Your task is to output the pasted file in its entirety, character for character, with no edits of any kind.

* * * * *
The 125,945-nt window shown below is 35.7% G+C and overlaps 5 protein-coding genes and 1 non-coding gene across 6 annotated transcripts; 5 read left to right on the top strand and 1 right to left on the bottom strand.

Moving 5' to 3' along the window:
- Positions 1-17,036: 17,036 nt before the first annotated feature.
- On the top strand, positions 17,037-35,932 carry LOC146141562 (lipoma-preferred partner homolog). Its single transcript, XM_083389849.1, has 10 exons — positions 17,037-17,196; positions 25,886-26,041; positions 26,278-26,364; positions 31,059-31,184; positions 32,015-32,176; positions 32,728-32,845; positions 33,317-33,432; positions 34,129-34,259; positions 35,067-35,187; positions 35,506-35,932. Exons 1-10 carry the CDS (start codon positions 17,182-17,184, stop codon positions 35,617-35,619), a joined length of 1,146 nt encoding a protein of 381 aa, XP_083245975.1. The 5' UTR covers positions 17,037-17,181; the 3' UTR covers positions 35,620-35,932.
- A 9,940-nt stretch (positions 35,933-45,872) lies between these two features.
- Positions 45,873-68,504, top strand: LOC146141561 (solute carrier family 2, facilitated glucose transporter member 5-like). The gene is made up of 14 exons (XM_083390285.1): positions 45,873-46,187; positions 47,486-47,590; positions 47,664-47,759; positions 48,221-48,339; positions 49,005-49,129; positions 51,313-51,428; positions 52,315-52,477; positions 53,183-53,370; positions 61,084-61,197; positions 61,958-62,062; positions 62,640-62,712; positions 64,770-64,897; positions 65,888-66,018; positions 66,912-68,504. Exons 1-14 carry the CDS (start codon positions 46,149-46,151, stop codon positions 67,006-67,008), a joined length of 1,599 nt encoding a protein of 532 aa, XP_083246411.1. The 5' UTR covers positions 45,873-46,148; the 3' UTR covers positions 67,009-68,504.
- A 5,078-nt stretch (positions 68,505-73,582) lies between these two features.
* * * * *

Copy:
The 125,945-nt window shown below is 35.7% G+C and overlaps 5 protein-coding genes and 1 non-coding gene across 6 annotated transcripts; 5 read left to right on the top strand and 1 right to left on the bottom strand.

Moving 5' to 3' along the window:
- Positions 1-17,036: 17,036 nt before the first annotated feature.
- On the top strand, positions 17,037-35,932 carry LOC146141562 (lipoma-preferred partner homolog). Its single transcript, XM_083389849.1, has 10 exons — positions 17,037-17,196; positions 25,886-26,041; positions 26,278-26,364; positions 31,059-31,184; positions 32,015-32,176; positions 32,728-32,845; positions 33,317-33,432; positions 34,129-34,259; positions 35,067-35,187; positions 35,506-35,932. Exons 1-10 carry the CDS (start codon positions 17,182-17,184, stop codon positions 35,617-35,619), a joined length of 1,146 nt encoding a protein of 381 aa, XP_083245975.1. The 5' UTR covers positions 17,037-17,181; the 3' UTR covers positions 35,620-35,932.
- A 9,940-nt stretch (positions 35,933-45,872) lies between these two features.
- Positions 45,873-68,504, top strand: LOC146141561 (solute carrier family 2, facilitated glucose transporter member 5-like). The gene is made up of 14 exons (XM_083390285.1): positions 45,873-46,187; positions 47,486-47,590; positions 47,664-47,759; positions 48,221-48,339; positions 49,005-49,129; positions 51,313-51,428; positions 52,315-52,477; positions 53,183-53,370; positions 61,084-61,197; positions 61,958-62,062; positions 62,640-62,712; positions 64,770-64,897; positions 65,888-66,018; positions 66,912-68,504. Exons 1-14 carry the CDS (start codon positions 46,149-46,151, stop codon positions 67,006-67,008), a joined length of 1,599 nt encoding a protein of 532 aa, XP_083246411.1. The 5' UTR covers positions 45,873-46,148; the 3' UTR covers positions 67,009-68,504.
- A 5,078-nt stretch (positions 68,505-73,582) lies between these two features.